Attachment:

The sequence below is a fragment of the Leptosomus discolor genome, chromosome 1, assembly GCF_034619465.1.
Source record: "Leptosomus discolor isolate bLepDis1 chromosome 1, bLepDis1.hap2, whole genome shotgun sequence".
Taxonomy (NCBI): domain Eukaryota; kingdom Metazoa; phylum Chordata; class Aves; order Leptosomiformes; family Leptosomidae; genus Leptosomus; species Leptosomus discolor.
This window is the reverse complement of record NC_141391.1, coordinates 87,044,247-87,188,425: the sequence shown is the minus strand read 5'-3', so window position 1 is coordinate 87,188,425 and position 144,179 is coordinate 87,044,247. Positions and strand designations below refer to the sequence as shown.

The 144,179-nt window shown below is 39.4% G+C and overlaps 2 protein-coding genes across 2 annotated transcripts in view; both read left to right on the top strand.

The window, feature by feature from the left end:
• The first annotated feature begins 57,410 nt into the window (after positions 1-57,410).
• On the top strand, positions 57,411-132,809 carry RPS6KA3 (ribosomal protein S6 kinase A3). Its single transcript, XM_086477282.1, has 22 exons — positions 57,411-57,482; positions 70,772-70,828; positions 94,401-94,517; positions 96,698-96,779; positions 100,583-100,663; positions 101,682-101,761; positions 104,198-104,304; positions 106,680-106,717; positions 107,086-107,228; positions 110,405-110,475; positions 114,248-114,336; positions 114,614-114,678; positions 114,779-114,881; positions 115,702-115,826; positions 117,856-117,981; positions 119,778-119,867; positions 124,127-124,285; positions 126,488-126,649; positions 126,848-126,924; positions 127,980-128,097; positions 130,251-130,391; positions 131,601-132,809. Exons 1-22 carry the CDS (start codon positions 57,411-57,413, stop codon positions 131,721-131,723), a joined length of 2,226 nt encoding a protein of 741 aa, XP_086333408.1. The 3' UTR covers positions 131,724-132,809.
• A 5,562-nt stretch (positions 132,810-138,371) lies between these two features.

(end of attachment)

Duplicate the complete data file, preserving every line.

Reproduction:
The sequence below is a fragment of the Leptosomus discolor genome, chromosome 1, assembly GCF_034619465.1.
Source record: "Leptosomus discolor isolate bLepDis1 chromosome 1, bLepDis1.hap2, whole genome shotgun sequence".
Taxonomy (NCBI): domain Eukaryota; kingdom Metazoa; phylum Chordata; class Aves; order Leptosomiformes; family Leptosomidae; genus Leptosomus; species Leptosomus discolor.
This window is the reverse complement of record NC_141391.1, coordinates 87,044,247-87,188,425: the sequence shown is the minus strand read 5'-3', so window position 1 is coordinate 87,188,425 and position 144,179 is coordinate 87,044,247. Positions and strand designations below refer to the sequence as shown.

The 144,179-nt window shown below is 39.4% G+C and overlaps 2 protein-coding genes across 2 annotated transcripts in view; both read left to right on the top strand.

The window, feature by feature from the left end:
• The first annotated feature begins 57,410 nt into the window (after positions 1-57,410).
• On the top strand, positions 57,411-132,809 carry RPS6KA3 (ribosomal protein S6 kinase A3). Its single transcript, XM_086477282.1, has 22 exons — positions 57,411-57,482; positions 70,772-70,828; positions 94,401-94,517; positions 96,698-96,779; positions 100,583-100,663; positions 101,682-101,761; positions 104,198-104,304; positions 106,680-106,717; positions 107,086-107,228; positions 110,405-110,475; positions 114,248-114,336; positions 114,614-114,678; positions 114,779-114,881; positions 115,702-115,826; positions 117,856-117,981; positions 119,778-119,867; positions 124,127-124,285; positions 126,488-126,649; positions 126,848-126,924; positions 127,980-128,097; positions 130,251-130,391; positions 131,601-132,809. Exons 1-22 carry the CDS (start codon positions 57,411-57,413, stop codon positions 131,721-131,723), a joined length of 2,226 nt encoding a protein of 741 aa, XP_086333408.1. The 3' UTR covers positions 131,724-132,809.
• A 5,562-nt stretch (positions 132,810-138,371) lies between these two features.